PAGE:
Wendy’s paid CEO $4.6M for last quarter of 2011

NEW YORK (AP) — Wendy’s gave its new CEO a pay package worth $4.6 million for the last four months of 2011.

Emil Brolick was hired last September after Wendy’s ended its failed marriage with fellow fast-food chain Arby’s. The 63-year-old Brolick has been on a mission to reinvent Wendy’s as a higher-end burger chain by focusing on quality ingredients, top-tier employees and remodeled restaurants.

Brolick’s compensation for the final quarter of the year included salary of $338,462, a bonus of $500,000, an incentive-based bonus of $533,026 and stock and option awards worth $3.2 million, according to a filing Friday with the Securities and Exchange Commission.

He also received about $55,000 primarily to cover legal expenses related to the negotiation of his contract.

The previous CEO of Wendy’s Co., Roland Smith, received a pay package worth $16.5 million for the first part of 2011, including $11.3 million in severance pay. The year before, Smith was given a total pay package worth $4.9 million.

Like many fast food companies, Wendy’s has struggled to keep up with changing tastes and to adapt to the economic downturn. That has led to major shifts in the industry. In 2006 the top three fast food companies were all hamburger chains — McDonald’s, Burger King and Wendy’s. But health concerns and changing lifestyles have paved the way for companies like Subway to claim the No. 2 spot and put Starbucks at No. 3.

McDonald’s Corp. has managed to keep a firm hold on its No.1 spot, in large part by continually rolling out popular new menu items like fruit smoothies and snack wraps.

Brolick, a former executive with Yum! Brands Inc., has called Wendy’s troubles “self-inflicted wounds” and laid out plans to turn the company around. Last fall, for example, Wendy’s introduced its new “W” cheeseburger line and Dave’s Hot ‘N Juicy burger. The Dublin, Ohio-based company also plans to test a breakfast menu in select markets later this year.

Among hamburger chains, Wendy’s last year edged out Burger King in terms of U.S. sales for the first time since it opened in 1969, according to food industry research firm Technomic Inc.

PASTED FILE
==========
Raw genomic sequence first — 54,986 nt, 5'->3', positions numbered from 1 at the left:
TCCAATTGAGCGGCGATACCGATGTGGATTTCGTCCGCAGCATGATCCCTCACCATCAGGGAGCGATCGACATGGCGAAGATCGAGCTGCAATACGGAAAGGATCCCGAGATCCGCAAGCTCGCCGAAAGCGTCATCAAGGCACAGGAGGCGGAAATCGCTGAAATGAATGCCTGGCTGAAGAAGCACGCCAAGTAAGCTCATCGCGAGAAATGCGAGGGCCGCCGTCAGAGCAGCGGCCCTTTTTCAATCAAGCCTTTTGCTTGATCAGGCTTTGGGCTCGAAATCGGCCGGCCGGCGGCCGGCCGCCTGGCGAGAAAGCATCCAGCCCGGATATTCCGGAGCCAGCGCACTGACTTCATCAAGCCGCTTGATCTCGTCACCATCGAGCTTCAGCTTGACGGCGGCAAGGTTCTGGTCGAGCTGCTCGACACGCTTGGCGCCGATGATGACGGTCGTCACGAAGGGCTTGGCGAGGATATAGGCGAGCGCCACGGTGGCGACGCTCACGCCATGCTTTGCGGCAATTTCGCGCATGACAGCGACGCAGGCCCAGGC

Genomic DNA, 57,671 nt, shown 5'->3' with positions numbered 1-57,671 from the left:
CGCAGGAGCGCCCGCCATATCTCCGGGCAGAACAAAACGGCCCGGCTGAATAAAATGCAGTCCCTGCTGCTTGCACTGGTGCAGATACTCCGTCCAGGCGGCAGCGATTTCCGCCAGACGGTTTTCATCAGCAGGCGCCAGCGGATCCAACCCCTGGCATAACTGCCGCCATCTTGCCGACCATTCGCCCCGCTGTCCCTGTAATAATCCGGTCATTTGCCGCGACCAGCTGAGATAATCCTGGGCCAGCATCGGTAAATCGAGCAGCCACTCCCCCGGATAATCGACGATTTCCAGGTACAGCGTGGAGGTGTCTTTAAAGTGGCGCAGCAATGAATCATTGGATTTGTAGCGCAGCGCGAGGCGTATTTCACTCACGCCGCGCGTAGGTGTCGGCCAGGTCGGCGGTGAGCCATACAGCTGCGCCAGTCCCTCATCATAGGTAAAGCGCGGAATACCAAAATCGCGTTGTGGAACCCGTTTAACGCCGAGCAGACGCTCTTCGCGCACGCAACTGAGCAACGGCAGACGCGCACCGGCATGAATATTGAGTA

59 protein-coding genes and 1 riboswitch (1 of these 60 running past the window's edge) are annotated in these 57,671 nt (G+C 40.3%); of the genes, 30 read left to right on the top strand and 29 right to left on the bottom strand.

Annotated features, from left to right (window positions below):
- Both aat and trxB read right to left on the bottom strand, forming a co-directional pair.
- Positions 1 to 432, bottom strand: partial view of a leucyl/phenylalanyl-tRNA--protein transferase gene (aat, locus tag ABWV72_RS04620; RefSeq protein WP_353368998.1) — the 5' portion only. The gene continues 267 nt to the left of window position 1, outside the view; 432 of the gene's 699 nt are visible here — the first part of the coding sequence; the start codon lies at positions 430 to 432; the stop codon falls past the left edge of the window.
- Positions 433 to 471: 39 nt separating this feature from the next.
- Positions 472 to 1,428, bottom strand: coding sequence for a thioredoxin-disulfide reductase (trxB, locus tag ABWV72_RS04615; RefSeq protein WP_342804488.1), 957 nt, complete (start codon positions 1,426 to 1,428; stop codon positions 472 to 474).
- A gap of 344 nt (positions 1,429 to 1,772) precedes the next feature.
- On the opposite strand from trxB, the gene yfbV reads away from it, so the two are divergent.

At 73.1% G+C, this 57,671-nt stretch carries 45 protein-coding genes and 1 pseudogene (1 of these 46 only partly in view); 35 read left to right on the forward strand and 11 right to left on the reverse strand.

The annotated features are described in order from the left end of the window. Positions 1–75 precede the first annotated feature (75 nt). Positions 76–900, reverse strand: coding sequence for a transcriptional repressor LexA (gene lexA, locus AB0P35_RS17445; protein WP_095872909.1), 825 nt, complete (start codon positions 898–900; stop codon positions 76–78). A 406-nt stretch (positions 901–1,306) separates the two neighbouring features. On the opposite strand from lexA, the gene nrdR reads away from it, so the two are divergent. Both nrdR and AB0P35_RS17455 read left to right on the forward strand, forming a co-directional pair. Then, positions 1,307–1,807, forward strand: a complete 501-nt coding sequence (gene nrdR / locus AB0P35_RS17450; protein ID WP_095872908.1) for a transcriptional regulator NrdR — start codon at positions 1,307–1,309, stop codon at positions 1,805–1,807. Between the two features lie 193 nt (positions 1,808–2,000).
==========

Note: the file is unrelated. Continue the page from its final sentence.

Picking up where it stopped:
That realignment had as much to do with Burger King’s failure to adapt over the years. But now the Miami-based chain is looking to revive its brand as well and this week unveiled its biggest-ever menu revamping. The company also introduced new employee uniforms and food packaging, as well as plans to update its aging restaurants.

3G Capital, the private equity firm that owns Burger King, has said it plans to take the chain public through a complex deal with Justice Holdings, a London-based shell set up specifically to invest in the company, within the next three months.

The AP formula calculates an executive’s total compensation by adding salary, bonuses, perks, above-market interest the company pays on deferred compensation and the estimated value of stock and option awards.

The formula does not count changes in the present value of pension benefits, which makes the AP total slightly different in most cases from the total reported by companies to the Securities and Exchange Commission.

The value that a company assigned to an executive’s stock and option awards for 2011 was the present value of what the company expected the awards to be worth to the executive over time.

That number is just an estimate and what an executive ultimately receives will depend on the performance of the company’s stock.

Comments

Use the comment form below to begin a discussion about this content.

Please review our Policies and Procedures before registering or commenting

News Tribune - comments